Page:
Steady State Cardio vs. HIIT For Fat Loss
Fat loss is one of the most common fitness goals on the planet. When we consider it has relevance from both a health and an aesthetic perspective, it is very easy to understand why.
And when it comes to fat loss, cardio is a must -- but is one form better than the other?
What causes fat loss?
Although there are a number of unique social, environmental, and physical factors that can influence someone's ability to lose weight, it ultimately comes down to one thing -- expending more energy than you consume for an extended period of time .
Every single day you burn energy. This energy is used to perform tasks of daily living, fuel your exercise habits, and ensure that every single one of your cells is performing its specific role within your body.
This amount of energy is known as your “total daily energy expenditure,” and it describes the amount of energy you expend every single day (keep in mind that this “energy” is often measured in “calories”).
If you are looking to lose weight, you ultimately need to ensure that the calories you burn each day are greater than the calories you consume. This puts you in a “calorie deficit,” and forces your body to rely on its own energy sources to get through the day -- with the largest energy store in your body being fat.
As such, being in a calorie deficit results in fat loss, because your body is forced to burn fat for energy to support your daily functions.
Now, you can achieve a calorie deficit in one of two ways:
- You can reduce the amount of energy you consume by changing your dietary habits, or:
- You can increase the amount of energy you expend through exercise.
With this in mind, we are going to dive a little deeper into exercise and fat loss.
Why Cardio for Fat Loss?
While weight training is an amazing tool when it comes to changing how you look, it is not the most effective way to promote fat loss because it does not burn a huge amount of energy.
This makes sense when you consider that, during most weight training sessions, you perform more time resting between sets than you do exercising.
However, cardio offers a much more effective fat loss tool.
Because it involves a high degree of consistent effort, it also causes a consistent and sustained increase in energy expenditure. This makes it a more effective method to increase the “energy out” side of the equation we spoke about earlier .
Steady State Cardio and HIIT
When talking about cardio, it can really be broken down into two main types: Steady state cardio, or high intensity interval training (HIIT for short).
Steady state cardio typically involves cardio performed at a low-to-moderate intensity of effort (less than about 80% of your maximal heart rate), over a longer period of time (more than 30 minutes), and within a single bout.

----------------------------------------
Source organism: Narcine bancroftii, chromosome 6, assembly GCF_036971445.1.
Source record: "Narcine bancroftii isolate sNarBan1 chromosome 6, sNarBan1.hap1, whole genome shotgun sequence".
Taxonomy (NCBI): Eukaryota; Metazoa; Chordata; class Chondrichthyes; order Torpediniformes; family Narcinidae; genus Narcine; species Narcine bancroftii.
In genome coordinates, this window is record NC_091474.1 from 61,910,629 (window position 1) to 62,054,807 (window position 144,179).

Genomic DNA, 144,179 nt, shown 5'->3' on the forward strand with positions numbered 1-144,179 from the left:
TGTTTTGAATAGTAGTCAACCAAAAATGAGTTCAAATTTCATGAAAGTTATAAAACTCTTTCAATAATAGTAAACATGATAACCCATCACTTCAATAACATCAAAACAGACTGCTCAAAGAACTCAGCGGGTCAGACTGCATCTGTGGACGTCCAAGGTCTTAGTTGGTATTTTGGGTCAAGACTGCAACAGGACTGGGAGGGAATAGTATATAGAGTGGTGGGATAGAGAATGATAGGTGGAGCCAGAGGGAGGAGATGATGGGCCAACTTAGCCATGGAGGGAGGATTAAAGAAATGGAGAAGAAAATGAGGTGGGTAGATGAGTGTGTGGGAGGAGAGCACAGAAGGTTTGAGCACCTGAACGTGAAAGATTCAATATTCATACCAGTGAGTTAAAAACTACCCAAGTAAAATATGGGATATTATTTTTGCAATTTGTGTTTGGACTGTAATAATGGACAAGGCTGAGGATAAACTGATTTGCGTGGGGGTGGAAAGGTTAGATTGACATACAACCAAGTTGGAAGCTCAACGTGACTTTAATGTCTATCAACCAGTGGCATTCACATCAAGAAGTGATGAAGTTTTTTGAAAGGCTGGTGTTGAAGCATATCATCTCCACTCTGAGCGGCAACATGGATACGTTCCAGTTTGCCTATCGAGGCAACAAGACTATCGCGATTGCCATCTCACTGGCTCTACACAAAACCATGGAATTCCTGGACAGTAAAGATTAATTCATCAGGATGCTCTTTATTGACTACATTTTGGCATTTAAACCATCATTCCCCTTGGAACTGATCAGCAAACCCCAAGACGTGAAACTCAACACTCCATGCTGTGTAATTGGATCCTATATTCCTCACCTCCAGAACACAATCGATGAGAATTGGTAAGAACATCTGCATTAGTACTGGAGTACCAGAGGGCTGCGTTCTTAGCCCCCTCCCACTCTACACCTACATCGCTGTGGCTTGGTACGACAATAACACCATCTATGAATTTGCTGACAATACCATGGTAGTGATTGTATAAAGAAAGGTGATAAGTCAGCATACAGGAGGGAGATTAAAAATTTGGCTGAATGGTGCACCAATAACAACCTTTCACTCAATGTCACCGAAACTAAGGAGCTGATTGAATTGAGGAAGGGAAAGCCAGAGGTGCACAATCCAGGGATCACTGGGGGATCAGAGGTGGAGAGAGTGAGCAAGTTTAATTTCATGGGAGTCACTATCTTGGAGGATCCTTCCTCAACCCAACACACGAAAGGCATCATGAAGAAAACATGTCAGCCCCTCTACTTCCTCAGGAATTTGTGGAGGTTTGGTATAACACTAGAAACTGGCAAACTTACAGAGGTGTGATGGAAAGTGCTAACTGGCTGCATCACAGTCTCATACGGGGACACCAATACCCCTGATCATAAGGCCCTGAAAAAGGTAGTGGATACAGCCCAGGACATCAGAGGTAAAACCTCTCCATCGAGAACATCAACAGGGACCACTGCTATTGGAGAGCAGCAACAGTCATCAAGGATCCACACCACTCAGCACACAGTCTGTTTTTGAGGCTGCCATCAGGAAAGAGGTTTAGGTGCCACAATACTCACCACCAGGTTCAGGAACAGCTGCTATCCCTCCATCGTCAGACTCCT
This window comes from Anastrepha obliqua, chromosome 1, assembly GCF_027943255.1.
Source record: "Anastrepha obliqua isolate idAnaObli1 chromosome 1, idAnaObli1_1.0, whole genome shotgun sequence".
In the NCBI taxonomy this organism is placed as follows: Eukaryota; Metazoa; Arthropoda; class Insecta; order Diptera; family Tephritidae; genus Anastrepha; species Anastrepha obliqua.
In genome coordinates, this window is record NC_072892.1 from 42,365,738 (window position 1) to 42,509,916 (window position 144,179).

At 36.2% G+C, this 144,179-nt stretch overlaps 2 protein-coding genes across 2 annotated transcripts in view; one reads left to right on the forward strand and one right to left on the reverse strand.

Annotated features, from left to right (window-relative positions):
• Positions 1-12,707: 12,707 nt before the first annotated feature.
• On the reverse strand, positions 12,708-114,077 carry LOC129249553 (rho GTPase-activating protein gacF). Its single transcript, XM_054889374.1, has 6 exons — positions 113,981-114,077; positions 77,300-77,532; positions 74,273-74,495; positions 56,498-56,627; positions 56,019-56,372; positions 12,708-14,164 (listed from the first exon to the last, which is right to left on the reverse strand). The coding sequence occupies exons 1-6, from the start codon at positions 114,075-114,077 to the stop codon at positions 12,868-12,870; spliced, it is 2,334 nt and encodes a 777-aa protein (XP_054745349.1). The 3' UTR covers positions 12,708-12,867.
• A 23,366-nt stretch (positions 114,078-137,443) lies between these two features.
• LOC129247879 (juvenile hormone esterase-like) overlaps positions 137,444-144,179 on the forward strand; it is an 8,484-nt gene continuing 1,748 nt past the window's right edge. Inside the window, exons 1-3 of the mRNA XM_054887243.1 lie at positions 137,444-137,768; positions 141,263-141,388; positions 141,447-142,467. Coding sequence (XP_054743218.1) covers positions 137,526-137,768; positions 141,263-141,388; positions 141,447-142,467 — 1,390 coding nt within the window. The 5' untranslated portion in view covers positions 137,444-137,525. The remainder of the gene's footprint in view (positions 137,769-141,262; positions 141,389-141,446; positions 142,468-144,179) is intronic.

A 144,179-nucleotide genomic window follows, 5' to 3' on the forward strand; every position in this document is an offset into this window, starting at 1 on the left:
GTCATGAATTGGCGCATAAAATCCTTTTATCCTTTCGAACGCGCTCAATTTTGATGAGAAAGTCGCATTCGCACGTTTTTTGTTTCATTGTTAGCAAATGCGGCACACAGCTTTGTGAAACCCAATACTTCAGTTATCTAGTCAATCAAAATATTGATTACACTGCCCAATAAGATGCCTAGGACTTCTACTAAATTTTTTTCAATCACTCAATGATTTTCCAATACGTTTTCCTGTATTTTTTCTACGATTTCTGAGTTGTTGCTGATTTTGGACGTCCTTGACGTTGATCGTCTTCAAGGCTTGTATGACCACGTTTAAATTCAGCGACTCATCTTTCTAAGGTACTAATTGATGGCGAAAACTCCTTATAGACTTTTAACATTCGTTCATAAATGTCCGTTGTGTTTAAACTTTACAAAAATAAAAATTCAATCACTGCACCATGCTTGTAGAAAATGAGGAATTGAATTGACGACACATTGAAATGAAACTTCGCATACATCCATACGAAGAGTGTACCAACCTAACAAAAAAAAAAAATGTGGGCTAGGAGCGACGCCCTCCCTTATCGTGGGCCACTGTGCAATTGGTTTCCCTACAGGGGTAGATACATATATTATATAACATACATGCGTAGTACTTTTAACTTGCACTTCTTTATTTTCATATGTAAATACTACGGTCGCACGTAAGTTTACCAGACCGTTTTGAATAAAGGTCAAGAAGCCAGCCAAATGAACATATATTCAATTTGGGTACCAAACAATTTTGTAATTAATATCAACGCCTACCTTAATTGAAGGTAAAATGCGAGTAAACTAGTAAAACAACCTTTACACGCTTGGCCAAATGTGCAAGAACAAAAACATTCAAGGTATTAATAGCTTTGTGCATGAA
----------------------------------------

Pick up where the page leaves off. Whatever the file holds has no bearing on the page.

Conversely, HIIT is a type of cardio performed in multiple shorter bouts of high intensity activity (more than 80% of your maximal heart rate), interspersed with recovery periods that are either done at a much lower intensity, or in a state of complete rest.
As an example, going for a light 60 minute jog would be considered steady state cardio. On the other hand, a HIIT session might involve doing 30 seconds at near maximal effort, followed by 30s of complete rest, for a total of 30 minutes.
Steady State Cardio vs. HIIT For Fat Loss
Now for the crux of the article -- when it comes to fat loss, is one better than the other?
Fortunately for us, a recent meta-analysis (a study that combines the results of multiple studies) looked to answer this question.
The authors of this meta-analysis combined the results of 54 individual studies comparing the effects of steady state cardio and HIIT on fat loss, and found that they both caused the exact same amount of fat loss  -- however, there are some considerations that should be mentioned.
The average weekly dosage of all steady state cardio in all the studies per week was ~120 minutes, whereas it was only ~30 minutes for the HIIT sessions.
So, what does this imply?
Well, HIIT training is performed at a much higher intensity than steady state exercise. As a result, it burns more energy per minute, which is why it might be considered a more “efficient” tool for fat loss.
What should you choose?
The good news is that both modes of cardio are effective, so you can make your decision entirely on personal preference.
If you can only sneak in two 20 minute cardio sessions per week, then HIIT is going to be your best bet. On the other hand, if you enjoy going for a big run on your non-gym days, then doing two 60 minute steady state sessions probably makes the most sense for you.
With this in mind, your best bet is to choose the type of exercise you enjoy the most, or most easily fits within your schedule -- because that is what you are more likely to commit to over the long term.
Despite what you may have heard, both steady state and HIIT training are equally effective for fat loss -- which simply means that you should choose the one that suits your personal situation best!
- Strasser, B., A. Spreitzer, and P. Haber. "Fat loss depends on energy deficit only, independently of the method for weight loss." Annals of Nutrition and Metabolism 51.5 (2007): 428-432.
- Grieve, George Lewis. "The effects of exercise mode and intensity on energy expenditure during and after exercise in resistance trained males." (2018).
- Steele, James, et al. "Slow and steady, or hard and fast? A systematic review and meta-analysis of studies comparing body composition changes between interval training and moderate intensity continuous training." Sports 9.11 (2021): 155.